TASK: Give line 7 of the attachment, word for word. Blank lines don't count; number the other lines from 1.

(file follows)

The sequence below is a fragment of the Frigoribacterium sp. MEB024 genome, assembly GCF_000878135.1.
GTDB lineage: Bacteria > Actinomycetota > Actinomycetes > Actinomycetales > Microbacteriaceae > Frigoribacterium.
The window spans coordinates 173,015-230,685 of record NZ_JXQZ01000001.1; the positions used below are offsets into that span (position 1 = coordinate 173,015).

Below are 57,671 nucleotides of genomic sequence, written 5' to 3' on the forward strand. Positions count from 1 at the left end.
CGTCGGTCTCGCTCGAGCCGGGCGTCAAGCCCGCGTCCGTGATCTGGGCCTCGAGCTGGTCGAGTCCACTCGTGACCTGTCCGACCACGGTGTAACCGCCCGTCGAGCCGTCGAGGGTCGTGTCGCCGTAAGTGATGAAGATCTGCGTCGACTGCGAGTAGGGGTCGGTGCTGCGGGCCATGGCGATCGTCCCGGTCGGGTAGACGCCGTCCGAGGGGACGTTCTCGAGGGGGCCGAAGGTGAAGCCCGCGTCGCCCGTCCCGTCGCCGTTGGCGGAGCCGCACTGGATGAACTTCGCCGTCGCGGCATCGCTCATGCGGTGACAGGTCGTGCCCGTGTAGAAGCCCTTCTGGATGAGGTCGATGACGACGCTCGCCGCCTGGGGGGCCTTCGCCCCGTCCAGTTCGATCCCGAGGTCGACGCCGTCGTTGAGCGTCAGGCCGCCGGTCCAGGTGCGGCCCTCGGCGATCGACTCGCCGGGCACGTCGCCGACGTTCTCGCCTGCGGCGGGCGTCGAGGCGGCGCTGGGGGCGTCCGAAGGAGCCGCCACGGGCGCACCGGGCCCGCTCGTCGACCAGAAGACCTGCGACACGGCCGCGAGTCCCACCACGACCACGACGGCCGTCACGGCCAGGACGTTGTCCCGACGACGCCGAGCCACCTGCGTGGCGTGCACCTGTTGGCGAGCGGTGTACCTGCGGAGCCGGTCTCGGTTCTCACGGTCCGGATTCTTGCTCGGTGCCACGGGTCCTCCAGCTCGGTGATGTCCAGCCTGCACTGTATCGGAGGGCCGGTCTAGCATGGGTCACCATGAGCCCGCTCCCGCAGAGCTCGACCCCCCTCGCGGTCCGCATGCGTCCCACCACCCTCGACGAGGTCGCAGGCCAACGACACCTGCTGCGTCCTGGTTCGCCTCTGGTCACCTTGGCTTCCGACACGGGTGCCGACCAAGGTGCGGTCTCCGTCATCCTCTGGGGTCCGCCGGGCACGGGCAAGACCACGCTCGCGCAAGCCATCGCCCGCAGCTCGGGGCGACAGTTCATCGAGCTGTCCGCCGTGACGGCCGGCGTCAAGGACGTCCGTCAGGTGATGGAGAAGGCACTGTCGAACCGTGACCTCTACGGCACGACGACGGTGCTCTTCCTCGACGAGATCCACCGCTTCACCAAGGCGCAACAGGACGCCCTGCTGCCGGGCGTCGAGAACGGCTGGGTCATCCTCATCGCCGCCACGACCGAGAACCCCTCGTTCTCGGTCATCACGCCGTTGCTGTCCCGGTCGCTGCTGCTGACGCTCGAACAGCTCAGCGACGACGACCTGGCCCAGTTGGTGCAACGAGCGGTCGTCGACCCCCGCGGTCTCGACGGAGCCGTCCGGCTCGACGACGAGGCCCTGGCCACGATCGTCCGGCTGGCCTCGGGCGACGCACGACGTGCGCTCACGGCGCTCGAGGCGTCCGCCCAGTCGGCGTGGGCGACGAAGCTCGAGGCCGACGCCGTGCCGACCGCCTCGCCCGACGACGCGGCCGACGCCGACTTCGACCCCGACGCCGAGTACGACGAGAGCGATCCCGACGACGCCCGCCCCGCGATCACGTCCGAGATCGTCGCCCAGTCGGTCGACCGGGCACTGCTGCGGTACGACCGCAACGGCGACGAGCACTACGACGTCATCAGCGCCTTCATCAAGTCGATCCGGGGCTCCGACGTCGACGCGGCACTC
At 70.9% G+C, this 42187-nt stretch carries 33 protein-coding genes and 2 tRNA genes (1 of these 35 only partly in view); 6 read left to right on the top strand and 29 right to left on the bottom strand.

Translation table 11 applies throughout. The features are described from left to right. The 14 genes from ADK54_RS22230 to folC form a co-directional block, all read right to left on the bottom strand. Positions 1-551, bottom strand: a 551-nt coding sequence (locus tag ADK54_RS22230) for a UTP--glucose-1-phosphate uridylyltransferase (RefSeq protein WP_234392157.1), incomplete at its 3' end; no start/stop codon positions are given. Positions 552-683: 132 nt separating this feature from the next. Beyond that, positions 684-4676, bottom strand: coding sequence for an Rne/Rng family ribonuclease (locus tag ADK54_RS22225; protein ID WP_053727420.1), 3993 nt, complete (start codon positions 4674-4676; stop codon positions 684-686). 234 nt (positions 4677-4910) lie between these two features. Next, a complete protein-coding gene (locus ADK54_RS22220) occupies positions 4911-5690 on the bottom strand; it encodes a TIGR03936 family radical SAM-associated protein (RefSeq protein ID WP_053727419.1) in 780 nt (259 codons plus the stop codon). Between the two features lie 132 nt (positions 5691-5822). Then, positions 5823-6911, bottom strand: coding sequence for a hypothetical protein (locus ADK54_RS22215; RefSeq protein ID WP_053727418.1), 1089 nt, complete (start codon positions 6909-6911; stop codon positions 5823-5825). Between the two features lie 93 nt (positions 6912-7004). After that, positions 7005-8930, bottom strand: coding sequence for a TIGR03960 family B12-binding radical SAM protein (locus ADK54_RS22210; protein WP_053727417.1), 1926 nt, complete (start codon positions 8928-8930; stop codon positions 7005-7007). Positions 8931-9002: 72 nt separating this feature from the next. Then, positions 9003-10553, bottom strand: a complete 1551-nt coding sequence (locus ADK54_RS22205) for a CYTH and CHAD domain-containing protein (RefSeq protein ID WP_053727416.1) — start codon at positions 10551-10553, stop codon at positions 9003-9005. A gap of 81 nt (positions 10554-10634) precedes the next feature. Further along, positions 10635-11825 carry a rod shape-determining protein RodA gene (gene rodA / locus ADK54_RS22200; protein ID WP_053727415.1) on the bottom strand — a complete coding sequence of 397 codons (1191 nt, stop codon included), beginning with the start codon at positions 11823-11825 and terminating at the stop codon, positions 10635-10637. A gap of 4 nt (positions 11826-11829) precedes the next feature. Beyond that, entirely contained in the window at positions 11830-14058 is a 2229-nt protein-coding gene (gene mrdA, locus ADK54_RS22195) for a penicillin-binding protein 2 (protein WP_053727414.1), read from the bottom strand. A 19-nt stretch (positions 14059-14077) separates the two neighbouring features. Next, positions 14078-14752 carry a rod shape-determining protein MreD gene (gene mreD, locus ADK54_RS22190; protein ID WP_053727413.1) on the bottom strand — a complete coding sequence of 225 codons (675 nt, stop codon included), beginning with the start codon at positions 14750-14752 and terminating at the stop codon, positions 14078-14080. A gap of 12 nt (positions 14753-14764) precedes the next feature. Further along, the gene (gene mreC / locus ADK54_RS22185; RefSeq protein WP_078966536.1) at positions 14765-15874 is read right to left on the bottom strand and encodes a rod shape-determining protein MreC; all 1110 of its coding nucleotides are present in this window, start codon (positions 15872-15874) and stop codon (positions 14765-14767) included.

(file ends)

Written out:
Translation table 11 applies throughout. The features are described from left to right. The 14 genes from ADK54_RS22230 to folC form a co-directional block, all read right to left on the bottom strand. Positions 1-551, bottom strand: a 551-nt coding sequence (locus tag ADK54_RS22230) for a UTP--glucose-1-phosphate uridylyltransferase (RefSeq protein WP_234392157.1), incomplete at its 3' end; no start/stop codon positions are given. Positions 552-683: 132 nt separating this feature from the next. Beyond that, positions 684-4676, bottom strand: coding sequence for an Rne/Rng family ribonuclease (locus tag ADK54_RS22225; protein ID WP_053727420.1), 3993 nt, complete (start codon positions 4674-4676; stop codon positions 684-686). 234 nt (positions 4677-4910) lie between these two features. Next, a complete protein-coding gene (locus ADK54_RS22220) occupies positions 4911-5690 on the bottom strand; it encodes a TIGR03936 family radical SAM-associated protein (RefSeq protein ID WP_053727419.1) in 780 nt (259 codons plus the stop codon). Between the two features lie 132 nt (positions 5691-5822). Then, positions 5823-6911, bottom strand: coding sequence for a hypothetical protein (locus ADK54_RS22215; RefSeq protein ID WP_053727418.1), 1089 nt, complete (start codon positions 6909-6911; stop codon positions 5823-5825). Between the two features lie 93 nt (positions 6912-7004). After that, positions 7005-8930, bottom strand: coding sequence for a TIGR03960 family B12-binding radical SAM protein (locus ADK54_RS22210; protein WP_053727417.1), 1926 nt, complete (start codon positions 8928-8930; stop codon positions 7005-7007). Positions 8931-9002: 72 nt separating this feature from the next. Then, positions 9003-10553, bottom strand: a complete 1551-nt coding sequence (locus ADK54_RS22205) for a CYTH and CHAD domain-containing protein (RefSeq protein ID WP_053727416.1) — start codon at positions 10551-10553, stop codon at positions 9003-9005. A gap of 81 nt (positions 10554-10634) precedes the next feature. Further along, positions 10635-11825 carry a rod shape-determining protein RodA gene (gene rodA / locus ADK54_RS22200; protein ID WP_053727415.1) on the bottom strand — a complete coding sequence of 397 codons (1191 nt, stop codon included), beginning with the start codon at positions 11823-11825 and terminating at the stop codon, positions 10635-10637. A gap of 4 nt (positions 11826-11829) precedes the next feature. Beyond that, entirely contained in the window at positions 11830-14058 is a 2229-nt protein-coding gene (gene mrdA, locus ADK54_RS22195) for a penicillin-binding protein 2 (protein WP_053727414.1), read from the bottom strand. A 19-nt stretch (positions 14059-14077) separates the two neighbouring features. Next, positions 14078-14752 carry a rod shape-determining protein MreD gene (gene mreD, locus ADK54_RS22190; protein ID WP_053727413.1) on the bottom strand — a complete coding sequence of 225 codons (675 nt, stop codon included), beginning with the start codon at positions 14750-14752 and terminating at the stop codon, positions 14078-14080. A gap of 12 nt (positions 14753-14764) precedes the next feature. Further along, the gene (gene mreC / locus ADK54_RS22185; RefSeq protein WP_078966536.1) at positions 14765-15874 is read right to left on the bottom strand and encodes a rod shape-determining protein MreC; all 1110 of its coding nucleotides are present in this window, start codon (positions 15872-15874) and stop codon (positions 14765-14767) included.